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Ask Bankable: What Can I Do As A Teenager To Have Financial Freedom?

By newadmin / Published on Monday, 12 Feb 2018 13:24 PM / No Comments / 2 views


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Dear Ask Bankable:

What can I do as a teenager to have financial freedom?

————-

Money Master says:

Of course, the first way is to earn your own money. Be entrepreneurial. You could go the classic route and babysit, mow lawns or apply for a job at a local restaurant or grocery store. But why not play to your interests and strengths? If you’re a sports addict, you can get paid to officiate Little League or soccer games. If you’re proficient at a musical instrument or in math, offer lessons or tutoring for younger kids. If you’re a computer geek, offer help to older folks at a reasonable hourly rate. (Advertise your services on a neighborhood listserv, if there is one, and with a sign at the local supermarket.)

Once you have that money, enjoy some, but also know how to save it. In the United States, only 53% of 15-year-old students have a bank account, according to a Programme for International Student Assessment study released in 2017. Opening a checking or savings account is the fastest way you can gain financial freedom.

Banks can’t legally open accounts for people under 18 unless they are joint or custodial accounts set up by an adult. Yes, it may be annoying to have to link your account to your parents, especially if the bank notifies them of your spending habits. But your teenage years are a great time to start earning interest and figuring out how to manage a debit card.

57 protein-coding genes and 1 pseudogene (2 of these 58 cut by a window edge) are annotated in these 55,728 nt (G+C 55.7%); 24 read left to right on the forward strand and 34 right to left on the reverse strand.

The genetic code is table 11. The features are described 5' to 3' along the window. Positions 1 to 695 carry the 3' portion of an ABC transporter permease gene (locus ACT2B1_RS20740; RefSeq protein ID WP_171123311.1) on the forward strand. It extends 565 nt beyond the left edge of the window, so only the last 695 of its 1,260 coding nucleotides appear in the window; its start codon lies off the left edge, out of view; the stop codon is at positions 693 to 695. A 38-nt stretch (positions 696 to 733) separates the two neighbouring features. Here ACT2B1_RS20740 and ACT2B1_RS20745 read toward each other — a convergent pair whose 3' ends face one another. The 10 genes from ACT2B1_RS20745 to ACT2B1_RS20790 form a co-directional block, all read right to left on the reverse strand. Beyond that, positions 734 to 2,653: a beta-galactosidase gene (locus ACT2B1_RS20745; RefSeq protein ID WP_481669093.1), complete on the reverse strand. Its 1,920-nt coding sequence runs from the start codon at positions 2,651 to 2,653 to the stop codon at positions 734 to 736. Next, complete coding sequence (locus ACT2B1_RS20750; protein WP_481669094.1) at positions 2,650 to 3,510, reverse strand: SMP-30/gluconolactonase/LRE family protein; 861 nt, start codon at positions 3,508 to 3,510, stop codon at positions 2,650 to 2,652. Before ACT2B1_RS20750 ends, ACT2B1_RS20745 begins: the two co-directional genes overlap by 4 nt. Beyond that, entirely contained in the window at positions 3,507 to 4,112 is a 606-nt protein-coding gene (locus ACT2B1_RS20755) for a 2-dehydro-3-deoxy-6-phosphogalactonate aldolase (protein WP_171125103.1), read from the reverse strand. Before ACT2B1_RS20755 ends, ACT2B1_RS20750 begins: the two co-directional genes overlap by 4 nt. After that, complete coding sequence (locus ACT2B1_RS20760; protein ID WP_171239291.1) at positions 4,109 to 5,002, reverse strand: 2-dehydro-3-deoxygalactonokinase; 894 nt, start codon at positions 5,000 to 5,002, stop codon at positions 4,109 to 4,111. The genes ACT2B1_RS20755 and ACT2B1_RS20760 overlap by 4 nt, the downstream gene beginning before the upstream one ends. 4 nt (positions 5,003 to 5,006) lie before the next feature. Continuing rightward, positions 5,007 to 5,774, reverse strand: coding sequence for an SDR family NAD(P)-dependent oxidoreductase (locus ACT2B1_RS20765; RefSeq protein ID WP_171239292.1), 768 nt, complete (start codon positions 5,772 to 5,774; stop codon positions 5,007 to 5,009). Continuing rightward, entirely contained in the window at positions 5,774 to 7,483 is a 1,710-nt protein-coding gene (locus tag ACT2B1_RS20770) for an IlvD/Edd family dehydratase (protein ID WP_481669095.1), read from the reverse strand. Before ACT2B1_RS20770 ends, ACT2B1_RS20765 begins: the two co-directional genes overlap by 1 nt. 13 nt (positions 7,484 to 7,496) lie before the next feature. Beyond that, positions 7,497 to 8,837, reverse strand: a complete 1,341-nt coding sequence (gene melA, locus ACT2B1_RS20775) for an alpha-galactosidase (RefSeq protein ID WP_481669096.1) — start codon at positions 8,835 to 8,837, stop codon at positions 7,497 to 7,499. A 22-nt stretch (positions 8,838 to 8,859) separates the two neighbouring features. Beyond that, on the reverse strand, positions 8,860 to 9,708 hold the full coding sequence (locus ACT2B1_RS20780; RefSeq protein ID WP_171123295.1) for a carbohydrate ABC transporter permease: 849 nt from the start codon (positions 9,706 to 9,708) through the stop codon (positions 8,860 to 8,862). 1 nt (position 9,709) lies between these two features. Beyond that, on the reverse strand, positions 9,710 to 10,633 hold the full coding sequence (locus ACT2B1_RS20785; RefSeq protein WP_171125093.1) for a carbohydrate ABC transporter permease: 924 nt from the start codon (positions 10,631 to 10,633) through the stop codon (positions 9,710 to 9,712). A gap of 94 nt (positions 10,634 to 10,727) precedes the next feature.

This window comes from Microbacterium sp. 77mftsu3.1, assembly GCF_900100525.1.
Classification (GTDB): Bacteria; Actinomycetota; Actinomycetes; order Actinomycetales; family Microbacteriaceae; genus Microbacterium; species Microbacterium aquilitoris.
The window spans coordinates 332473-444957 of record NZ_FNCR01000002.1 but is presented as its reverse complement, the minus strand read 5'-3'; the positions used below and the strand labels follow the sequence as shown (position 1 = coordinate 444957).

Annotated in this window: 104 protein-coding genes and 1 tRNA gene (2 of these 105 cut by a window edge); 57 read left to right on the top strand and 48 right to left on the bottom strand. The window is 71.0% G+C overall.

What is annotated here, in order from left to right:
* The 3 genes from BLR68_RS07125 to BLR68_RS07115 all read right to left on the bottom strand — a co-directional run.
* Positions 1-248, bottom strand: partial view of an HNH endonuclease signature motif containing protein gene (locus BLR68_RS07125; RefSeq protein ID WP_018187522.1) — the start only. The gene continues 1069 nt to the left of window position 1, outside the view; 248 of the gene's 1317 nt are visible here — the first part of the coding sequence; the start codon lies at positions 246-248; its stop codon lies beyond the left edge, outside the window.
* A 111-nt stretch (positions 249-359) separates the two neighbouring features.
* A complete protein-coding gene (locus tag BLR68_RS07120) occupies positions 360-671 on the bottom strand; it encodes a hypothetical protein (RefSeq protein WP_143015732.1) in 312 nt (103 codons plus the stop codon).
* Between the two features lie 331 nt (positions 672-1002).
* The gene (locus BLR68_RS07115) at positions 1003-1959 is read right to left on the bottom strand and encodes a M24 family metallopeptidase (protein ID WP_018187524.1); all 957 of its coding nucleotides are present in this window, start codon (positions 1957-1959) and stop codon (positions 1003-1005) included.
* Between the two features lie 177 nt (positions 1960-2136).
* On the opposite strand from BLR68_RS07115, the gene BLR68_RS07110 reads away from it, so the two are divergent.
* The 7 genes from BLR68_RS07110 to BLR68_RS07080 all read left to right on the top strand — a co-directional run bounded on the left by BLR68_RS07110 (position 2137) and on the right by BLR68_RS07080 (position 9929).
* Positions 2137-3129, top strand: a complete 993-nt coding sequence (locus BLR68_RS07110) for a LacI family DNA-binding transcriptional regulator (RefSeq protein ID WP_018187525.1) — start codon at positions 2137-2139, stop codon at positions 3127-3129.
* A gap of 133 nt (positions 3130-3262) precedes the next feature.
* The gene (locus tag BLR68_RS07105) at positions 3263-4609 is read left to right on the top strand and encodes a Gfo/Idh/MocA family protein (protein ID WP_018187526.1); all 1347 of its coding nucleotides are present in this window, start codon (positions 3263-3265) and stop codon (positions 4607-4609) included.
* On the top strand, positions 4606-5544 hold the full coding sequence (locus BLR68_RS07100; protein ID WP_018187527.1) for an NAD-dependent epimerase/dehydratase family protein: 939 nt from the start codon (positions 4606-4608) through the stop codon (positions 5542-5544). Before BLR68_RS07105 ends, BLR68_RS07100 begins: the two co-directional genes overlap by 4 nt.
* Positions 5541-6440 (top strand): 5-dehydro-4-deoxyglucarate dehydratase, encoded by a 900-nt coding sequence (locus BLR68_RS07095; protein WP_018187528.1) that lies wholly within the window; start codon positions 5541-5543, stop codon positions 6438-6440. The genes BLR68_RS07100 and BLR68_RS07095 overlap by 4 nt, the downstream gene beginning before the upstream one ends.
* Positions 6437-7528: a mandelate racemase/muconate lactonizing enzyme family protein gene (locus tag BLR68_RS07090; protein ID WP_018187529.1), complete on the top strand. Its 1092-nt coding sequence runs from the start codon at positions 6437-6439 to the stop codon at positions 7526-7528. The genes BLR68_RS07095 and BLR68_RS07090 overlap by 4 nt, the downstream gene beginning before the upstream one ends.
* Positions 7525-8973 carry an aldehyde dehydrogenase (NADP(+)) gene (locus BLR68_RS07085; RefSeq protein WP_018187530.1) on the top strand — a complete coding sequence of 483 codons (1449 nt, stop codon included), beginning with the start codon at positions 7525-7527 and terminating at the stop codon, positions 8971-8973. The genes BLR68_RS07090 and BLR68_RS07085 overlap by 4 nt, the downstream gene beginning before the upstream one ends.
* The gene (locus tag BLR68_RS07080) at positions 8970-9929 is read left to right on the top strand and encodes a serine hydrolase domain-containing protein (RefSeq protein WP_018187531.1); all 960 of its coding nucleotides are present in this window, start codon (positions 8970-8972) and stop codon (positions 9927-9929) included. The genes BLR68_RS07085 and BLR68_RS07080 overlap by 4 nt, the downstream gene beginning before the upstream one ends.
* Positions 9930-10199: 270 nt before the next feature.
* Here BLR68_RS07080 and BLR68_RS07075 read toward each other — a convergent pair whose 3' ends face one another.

Look for an account that is designed to provide free services even if your balance is low. For example, Capital One’s online only teen checking account gives you (but not your parent or custodian) a no-fee debit card -and pays a 0.25% annual interest rate to boot. (It will automatically convert into an adult account when you hit 18.)

No, you won’t get rich on 0.25% interest. To really find financial freedom, you need to learn how to invest. And just as in school, you may have to do a lot of research. About 22% of U.S. teenage students lack basic financial literacy skills, according to the PISA study. Stay ahead of the curve by creating your own financial knowledge base.

Adam Carroll, author of The Money Savvy Student, suggests that once your savings hit the $500 mark, you take a (safe) dive into the world of investing. Kids and teenagers are able to invest with Stockpile, which offers fractional shares at 99 cents per trade, so users can invest just the amount of money they want without having to buy a whole share. As with banks, those under 18 must open the account with an adult.